Recently in the mood to clean my home, I started looking around in different areas to see what could be sold, given away or tossed. As I began sorting through my things, I noticed a shift in myself. Working to rid myself of clutter, a sense of lightness washed over me. I was a little surprised at how doing such a simple, mundane task produced a positive change in my mood. I continued to monitor myself as I organized, threw away and sorted my belongings. I realized how absolutely wonderful it felt unburdening myself of things which no longer served a purpose, took up valuable space and looked unsightly.
As a part of the purging process, I stepped onto my patio and noticed several near-death plants, two ferns and a Boxwood shrub. I invested approximately $30 for this lot of three plants I had been trying to revive the past three months. I felt a little robbed they did not last longer and had not served their entire purpose. The truth was, however, there wasn’t much of a chance of them being brought back to life. They were 99.9% dead. Not only were they not functional but they had also lost their vibrant colors and had turned a very sad shade of brown which devalued the look of the space.
As I was preparing to give up on them altogether, I recalled my mother telling me the home store I bought them from had a year-long guarantee for their plants. I called the store, not expecting they would actually refund me a full five months later, but thought it was at least worth a shot. As I spoke with the store clerk she told me they typically only refund annual plants but that she would make an exception in my case for the two ferns.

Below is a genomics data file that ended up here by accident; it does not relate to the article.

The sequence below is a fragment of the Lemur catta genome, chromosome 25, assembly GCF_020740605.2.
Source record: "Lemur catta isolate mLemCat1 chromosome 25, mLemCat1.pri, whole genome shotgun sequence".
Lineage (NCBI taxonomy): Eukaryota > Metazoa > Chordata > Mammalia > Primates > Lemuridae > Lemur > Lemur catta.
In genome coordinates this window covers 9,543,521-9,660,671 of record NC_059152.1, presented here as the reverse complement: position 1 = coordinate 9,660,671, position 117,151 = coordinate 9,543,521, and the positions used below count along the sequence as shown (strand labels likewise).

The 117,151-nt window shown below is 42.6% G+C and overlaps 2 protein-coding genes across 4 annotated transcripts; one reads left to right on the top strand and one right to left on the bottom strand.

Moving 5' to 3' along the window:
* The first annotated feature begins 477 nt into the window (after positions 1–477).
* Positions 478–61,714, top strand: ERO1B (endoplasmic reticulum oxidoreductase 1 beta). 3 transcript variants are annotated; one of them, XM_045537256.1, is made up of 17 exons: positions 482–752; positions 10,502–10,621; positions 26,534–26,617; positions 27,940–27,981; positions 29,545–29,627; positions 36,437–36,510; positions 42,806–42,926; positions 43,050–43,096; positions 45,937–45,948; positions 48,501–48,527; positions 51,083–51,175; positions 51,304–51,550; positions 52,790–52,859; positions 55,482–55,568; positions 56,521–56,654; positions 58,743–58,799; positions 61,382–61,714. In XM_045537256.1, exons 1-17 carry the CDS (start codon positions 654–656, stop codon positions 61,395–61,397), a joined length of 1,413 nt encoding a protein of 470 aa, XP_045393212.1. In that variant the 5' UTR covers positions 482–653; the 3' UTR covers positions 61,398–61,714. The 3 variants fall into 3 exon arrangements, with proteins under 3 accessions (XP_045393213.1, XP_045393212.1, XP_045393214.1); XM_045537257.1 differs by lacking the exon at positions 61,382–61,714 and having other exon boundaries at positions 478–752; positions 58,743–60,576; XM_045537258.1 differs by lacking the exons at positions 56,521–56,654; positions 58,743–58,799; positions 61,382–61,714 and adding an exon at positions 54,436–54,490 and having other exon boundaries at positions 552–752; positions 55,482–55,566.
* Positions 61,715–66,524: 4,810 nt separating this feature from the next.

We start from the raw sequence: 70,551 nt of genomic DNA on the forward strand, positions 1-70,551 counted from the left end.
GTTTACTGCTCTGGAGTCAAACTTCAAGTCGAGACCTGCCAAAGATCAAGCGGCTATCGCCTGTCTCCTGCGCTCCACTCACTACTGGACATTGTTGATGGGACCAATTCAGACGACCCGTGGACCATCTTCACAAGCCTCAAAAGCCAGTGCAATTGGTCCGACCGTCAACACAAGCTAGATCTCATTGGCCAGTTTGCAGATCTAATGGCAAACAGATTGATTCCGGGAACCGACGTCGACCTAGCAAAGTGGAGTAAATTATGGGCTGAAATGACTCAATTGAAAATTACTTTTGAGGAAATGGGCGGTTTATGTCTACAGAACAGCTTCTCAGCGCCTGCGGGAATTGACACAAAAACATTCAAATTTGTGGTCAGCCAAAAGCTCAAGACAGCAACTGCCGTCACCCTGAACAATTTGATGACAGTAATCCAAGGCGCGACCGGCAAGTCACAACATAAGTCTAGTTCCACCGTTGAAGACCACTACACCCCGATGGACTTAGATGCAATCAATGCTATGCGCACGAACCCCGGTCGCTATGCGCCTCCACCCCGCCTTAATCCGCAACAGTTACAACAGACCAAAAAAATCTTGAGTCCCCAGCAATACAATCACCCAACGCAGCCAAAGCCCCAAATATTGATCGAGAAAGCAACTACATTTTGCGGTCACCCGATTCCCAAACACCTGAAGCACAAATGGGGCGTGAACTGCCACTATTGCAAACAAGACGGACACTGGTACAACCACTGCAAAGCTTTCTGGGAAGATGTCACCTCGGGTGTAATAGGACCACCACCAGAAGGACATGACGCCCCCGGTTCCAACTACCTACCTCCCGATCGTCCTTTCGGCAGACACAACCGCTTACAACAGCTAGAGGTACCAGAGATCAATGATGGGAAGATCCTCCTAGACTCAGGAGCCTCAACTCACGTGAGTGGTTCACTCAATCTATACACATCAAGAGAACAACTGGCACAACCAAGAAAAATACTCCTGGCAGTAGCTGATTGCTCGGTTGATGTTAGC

I brought in my three mostly dead plants to Diane, the store clerk, and, to my surprise, she refunded me the orginal price of the plants in the form of store credit. So, not only did I clean my space, but I also received credit to spend towards something that would add value to my life. Upon further reflection, I thought about how this scenario could be utilized as a beneficial mental exercise: getting rid of the old to make way for the new and better gifts life has to offer.
While exploring our individual journeys, we may collect many things which once served a purpose, but have since decayed and lay lifeless in ourselves. These things can manifest in ways such as bitterness, offense, unforgiveness, and sadness. There is value in taking time to examine any hidden areas that are unsightly and take up valuable space in our lives.
So how do we take stock? How do we rid ourselves of the things that no longer benefit us? One way is to check in with ourselves and see how our overall sense of well-being is: Are you happy? Do you feel sad more days than not? Do you feel angry? Do you feel broken-hearted? Answering these questions may give you great insight. If you feel you are not able to identify or work through these items in your life, it may be helpful to find a skilled therapist to help you sort through these issues, so you, too, may feel lighter and more free.
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